The Temporal Lobe and the Processing of One's Own Emotions
Cortical damage in ALS may involve both temporal and limbic areas (52, 53). In our study, a deficit in the processing of one's emotions was associated with reduced GM volume in the right superior and middle temporal pole. Healthy individuals' alexithymia scores are reported in the literature to be correlated with the GM volume of both the superior temporal pole and the parahippocampal region (49, 50). Parts of the temporal lobe are known to be involved in facial emotion recognition and social cognition (62). The superior part is involved in lexical and semantic retrieval, while the anterior part seems to be an associative structure that links representations of meaning (63). Cerebral lesions or neurodegenerative disease affecting the temporal pole are known to cause behavioral, emotional and social impairments, e.g., disinhibition, hypersexuality, eating disorder, emotional blunting, apathy and inadequate social responses (64). Neuroimaging studies have shown that the temporal pole is involved in tasks requiring to think about thoughts and emotions of others (64, 65). The right temporal pole is more specifically implicated in emotional processing, social behavior and personal and episodic memories whereas the left temporal pole is more engaged in semantic processing (64, 66). Pehrs et al. (67) have suggested that the temporal pole integrates information from different modalities and has a modulating effect on perceptual areas. This could explain its implication in alexithymia and, more specifically, in the other dimensions besides DIF.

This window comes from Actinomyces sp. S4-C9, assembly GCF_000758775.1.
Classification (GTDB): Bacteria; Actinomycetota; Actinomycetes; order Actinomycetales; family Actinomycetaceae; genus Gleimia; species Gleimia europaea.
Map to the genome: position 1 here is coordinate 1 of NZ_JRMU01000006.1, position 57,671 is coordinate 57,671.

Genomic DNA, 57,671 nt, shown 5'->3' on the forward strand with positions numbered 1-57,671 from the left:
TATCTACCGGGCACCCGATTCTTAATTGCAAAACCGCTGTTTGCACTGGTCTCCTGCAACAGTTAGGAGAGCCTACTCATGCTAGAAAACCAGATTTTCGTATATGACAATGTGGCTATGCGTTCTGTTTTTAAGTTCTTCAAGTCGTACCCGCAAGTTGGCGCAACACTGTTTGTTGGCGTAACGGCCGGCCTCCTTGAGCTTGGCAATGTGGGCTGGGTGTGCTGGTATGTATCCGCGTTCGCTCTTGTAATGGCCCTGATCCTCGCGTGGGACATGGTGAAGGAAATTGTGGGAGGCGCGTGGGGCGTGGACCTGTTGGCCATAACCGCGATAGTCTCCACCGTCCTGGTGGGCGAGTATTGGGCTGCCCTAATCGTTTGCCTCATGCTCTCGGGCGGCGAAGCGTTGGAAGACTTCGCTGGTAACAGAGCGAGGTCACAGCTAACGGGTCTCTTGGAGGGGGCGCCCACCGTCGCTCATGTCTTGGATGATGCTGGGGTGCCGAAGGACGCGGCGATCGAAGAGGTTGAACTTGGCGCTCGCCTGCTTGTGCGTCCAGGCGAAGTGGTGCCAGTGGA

Our study has some limitations. The first one is that as the patients are only mildly physically affected and may thus not be representative of an ALS standard population, generalization of the results must be done with caution. Another limitation is that our threshold of significance for neural correlates has been set at p < 0.005 (uncorrected for multiple tests). This threshold is not very robust but our results are consistent with the few relevant data in the literature, which gives credit to our study. The fact that the TAS-20 scale only captures three of the five previously described dimensions of alexithymia may be a methodological limit of the present study. Finally, we focused on executive functions because these are the most impaired in ALS patients and thus implications of other cognitive domains in alexithymia were not studied. Further studies are needed, first to validate our findings and then to better assess the clinical implications of alexithymia in ALS, in terms of QoL of both patients and caregivers for example. It would also be interesting to stratify the alexithymia data along clinical and genetic subtypes of the disease.
To our knowledge, this is the first study assessing alexithymia in patients with ALS compared with a matched control group, specifically focusing on the various dimensions of alexithymia. Our results add to the accumulating evidence that a number of central nervous functions are impaired in ALS besides motor control, including the processing of emotions in the self. These emotional disabilities could explain patients' paradoxical psychological reactions. In ALS, emotional self-perception involves brain regions that are known to contribute to emotion processing in healthy individuals. Even if the nature of emotional neurological circuits has been well established, the precise role of specific neurological structures remains to be delineated. ALS could be a good model for improving current understanding of the emotional brain.